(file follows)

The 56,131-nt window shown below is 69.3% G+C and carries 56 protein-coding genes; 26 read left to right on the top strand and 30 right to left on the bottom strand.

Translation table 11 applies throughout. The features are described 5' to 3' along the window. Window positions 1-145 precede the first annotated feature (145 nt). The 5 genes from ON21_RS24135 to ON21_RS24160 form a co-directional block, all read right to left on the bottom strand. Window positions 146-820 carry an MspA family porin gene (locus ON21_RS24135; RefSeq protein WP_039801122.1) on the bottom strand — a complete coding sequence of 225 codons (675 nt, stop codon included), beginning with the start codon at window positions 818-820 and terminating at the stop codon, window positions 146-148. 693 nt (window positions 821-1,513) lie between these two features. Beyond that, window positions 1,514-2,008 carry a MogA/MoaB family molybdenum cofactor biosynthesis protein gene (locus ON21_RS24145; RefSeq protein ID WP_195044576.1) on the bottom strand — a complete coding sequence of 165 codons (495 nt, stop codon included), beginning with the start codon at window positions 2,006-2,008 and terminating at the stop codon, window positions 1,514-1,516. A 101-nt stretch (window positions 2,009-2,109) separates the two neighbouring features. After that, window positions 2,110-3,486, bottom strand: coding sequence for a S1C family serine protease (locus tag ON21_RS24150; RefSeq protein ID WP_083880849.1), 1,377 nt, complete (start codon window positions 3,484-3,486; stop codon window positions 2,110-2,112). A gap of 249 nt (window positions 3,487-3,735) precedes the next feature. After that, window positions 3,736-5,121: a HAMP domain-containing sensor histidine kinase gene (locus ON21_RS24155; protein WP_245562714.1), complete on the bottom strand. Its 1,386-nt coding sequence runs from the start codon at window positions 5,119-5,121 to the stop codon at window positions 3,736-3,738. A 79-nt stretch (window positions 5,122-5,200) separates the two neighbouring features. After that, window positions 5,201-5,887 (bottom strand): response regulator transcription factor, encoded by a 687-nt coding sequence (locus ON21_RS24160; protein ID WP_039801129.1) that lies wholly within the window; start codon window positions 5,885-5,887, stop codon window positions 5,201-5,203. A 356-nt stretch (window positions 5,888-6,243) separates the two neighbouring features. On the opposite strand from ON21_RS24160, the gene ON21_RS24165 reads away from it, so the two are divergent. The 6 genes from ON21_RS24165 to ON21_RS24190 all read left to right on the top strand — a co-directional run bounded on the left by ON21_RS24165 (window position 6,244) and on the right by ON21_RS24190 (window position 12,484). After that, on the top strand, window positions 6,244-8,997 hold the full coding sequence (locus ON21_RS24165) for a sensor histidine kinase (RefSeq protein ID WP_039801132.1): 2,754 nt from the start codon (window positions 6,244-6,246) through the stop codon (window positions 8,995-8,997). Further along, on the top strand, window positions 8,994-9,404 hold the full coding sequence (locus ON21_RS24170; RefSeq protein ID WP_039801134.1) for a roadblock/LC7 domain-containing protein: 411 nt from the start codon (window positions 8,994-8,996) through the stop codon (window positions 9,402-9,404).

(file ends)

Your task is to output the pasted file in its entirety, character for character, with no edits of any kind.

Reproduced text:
The 56,131-nt window shown below is 69.3% G+C and carries 56 protein-coding genes; 26 read left to right on the top strand and 30 right to left on the bottom strand.

Translation table 11 applies throughout. The features are described 5' to 3' along the window. Window positions 1-145 precede the first annotated feature (145 nt). The 5 genes from ON21_RS24135 to ON21_RS24160 form a co-directional block, all read right to left on the bottom strand. Window positions 146-820 carry an MspA family porin gene (locus ON21_RS24135; RefSeq protein WP_039801122.1) on the bottom strand — a complete coding sequence of 225 codons (675 nt, stop codon included), beginning with the start codon at window positions 818-820 and terminating at the stop codon, window positions 146-148. 693 nt (window positions 821-1,513) lie between these two features. Beyond that, window positions 1,514-2,008 carry a MogA/MoaB family molybdenum cofactor biosynthesis protein gene (locus ON21_RS24145; RefSeq protein ID WP_195044576.1) on the bottom strand — a complete coding sequence of 165 codons (495 nt, stop codon included), beginning with the start codon at window positions 2,006-2,008 and terminating at the stop codon, window positions 1,514-1,516. A 101-nt stretch (window positions 2,009-2,109) separates the two neighbouring features. After that, window positions 2,110-3,486, bottom strand: coding sequence for a S1C family serine protease (locus tag ON21_RS24150; RefSeq protein ID WP_083880849.1), 1,377 nt, complete (start codon window positions 3,484-3,486; stop codon window positions 2,110-2,112). A gap of 249 nt (window positions 3,487-3,735) precedes the next feature. After that, window positions 3,736-5,121: a HAMP domain-containing sensor histidine kinase gene (locus ON21_RS24155; protein WP_245562714.1), complete on the bottom strand. Its 1,386-nt coding sequence runs from the start codon at window positions 5,119-5,121 to the stop codon at window positions 3,736-3,738. A 79-nt stretch (window positions 5,122-5,200) separates the two neighbouring features. After that, window positions 5,201-5,887 (bottom strand): response regulator transcription factor, encoded by a 687-nt coding sequence (locus ON21_RS24160; protein ID WP_039801129.1) that lies wholly within the window; start codon window positions 5,885-5,887, stop codon window positions 5,201-5,203. A 356-nt stretch (window positions 5,888-6,243) separates the two neighbouring features. On the opposite strand from ON21_RS24160, the gene ON21_RS24165 reads away from it, so the two are divergent. The 6 genes from ON21_RS24165 to ON21_RS24190 all read left to right on the top strand — a co-directional run bounded on the left by ON21_RS24165 (window position 6,244) and on the right by ON21_RS24190 (window position 12,484). After that, on the top strand, window positions 6,244-8,997 hold the full coding sequence (locus ON21_RS24165) for a sensor histidine kinase (RefSeq protein ID WP_039801132.1): 2,754 nt from the start codon (window positions 6,244-6,246) through the stop codon (window positions 8,995-8,997). Further along, on the top strand, window positions 8,994-9,404 hold the full coding sequence (locus ON21_RS24170; RefSeq protein ID WP_039801134.1) for a roadblock/LC7 domain-containing protein: 411 nt from the start codon (window positions 8,994-8,996) through the stop codon (window positions 9,402-9,404).